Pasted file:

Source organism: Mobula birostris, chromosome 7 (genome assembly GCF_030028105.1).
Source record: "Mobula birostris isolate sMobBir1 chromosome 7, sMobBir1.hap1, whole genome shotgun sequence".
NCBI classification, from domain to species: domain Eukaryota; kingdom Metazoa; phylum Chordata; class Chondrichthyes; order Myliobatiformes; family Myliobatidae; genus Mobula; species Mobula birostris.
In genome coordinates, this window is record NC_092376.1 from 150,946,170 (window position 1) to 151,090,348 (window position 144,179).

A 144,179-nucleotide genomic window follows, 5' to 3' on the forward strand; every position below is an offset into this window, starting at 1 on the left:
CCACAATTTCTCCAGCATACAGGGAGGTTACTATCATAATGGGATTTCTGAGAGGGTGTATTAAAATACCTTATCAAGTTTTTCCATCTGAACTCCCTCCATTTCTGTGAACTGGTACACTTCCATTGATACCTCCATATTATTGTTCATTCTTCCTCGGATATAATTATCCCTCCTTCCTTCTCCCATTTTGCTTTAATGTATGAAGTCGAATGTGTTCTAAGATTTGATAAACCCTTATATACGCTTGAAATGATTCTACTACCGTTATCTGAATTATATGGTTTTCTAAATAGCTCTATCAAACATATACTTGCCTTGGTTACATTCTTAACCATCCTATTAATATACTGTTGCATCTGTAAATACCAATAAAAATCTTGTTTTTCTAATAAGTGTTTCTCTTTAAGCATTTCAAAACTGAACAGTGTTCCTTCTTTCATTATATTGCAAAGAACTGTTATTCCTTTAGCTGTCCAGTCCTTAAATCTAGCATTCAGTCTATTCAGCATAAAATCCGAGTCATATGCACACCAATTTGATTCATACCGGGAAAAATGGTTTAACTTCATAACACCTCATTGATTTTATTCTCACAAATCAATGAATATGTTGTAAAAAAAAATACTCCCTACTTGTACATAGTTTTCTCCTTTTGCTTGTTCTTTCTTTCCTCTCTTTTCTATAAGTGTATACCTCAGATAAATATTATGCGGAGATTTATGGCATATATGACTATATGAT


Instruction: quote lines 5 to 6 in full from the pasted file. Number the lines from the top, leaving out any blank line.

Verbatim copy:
A 144,179-nucleotide genomic window follows, 5' to 3' on the forward strand; every position below is an offset into this window, starting at 1 on the left:
CCACAATTTCTCCAGCATACAGGGAGGTTACTATCATAATGGGATTTCTGAGAGGGTGTATTAAAATACCTTATCAAGTTTTTCCATCTGAACTCCCTCCATTTCTGTGAACTGGTACACTTCCATTGATACCTCCATATTATTGTTCATTCTTCCTCGGATATAATTATCCCTCCTTCCTTCTCCCATTTTGCTTTAATGTATGAAGTCGAATGTGTTCTAAGATTTGATAAACCCTTATATACGCTTGAAATGATTCTACTACCGTTATCTGAATTATATGGTTTTCTAAATAGCTCTATCAAACATATACTTGCCTTGGTTACATTCTTAACCATCCTATTAATATACTGTTGCATCTGTAAATACCAATAAAAATCTTGTTTTTCTAATAAGTGTTTCTCTTTAAGCATTTCAAAACTGAACAGTGTTCCTTCTTTCATTATATTGCAAAGAACTGTTATTCCTTTAGCTGTCCAGTCCTTAAATCTAGCATTCAGTCTATTCAGCATAAAATCCGAGTCATATGCACACCAATTTGATTCATACCGGGAAAAATGGTTTAACTTCATAACACCTCATTGATTTTATTCTCACAAATCAATGAATATGTTGTAAAAAAAAATACTCCCTACTTGTACATAGTTTTCTCCTTTTGCTTGTTCTTTCTTTCCTCTCTTTTCTATAAGTGTATACCTCAGATAAATATTATGCGGAGATTTATGGCATATATGACTATATGAT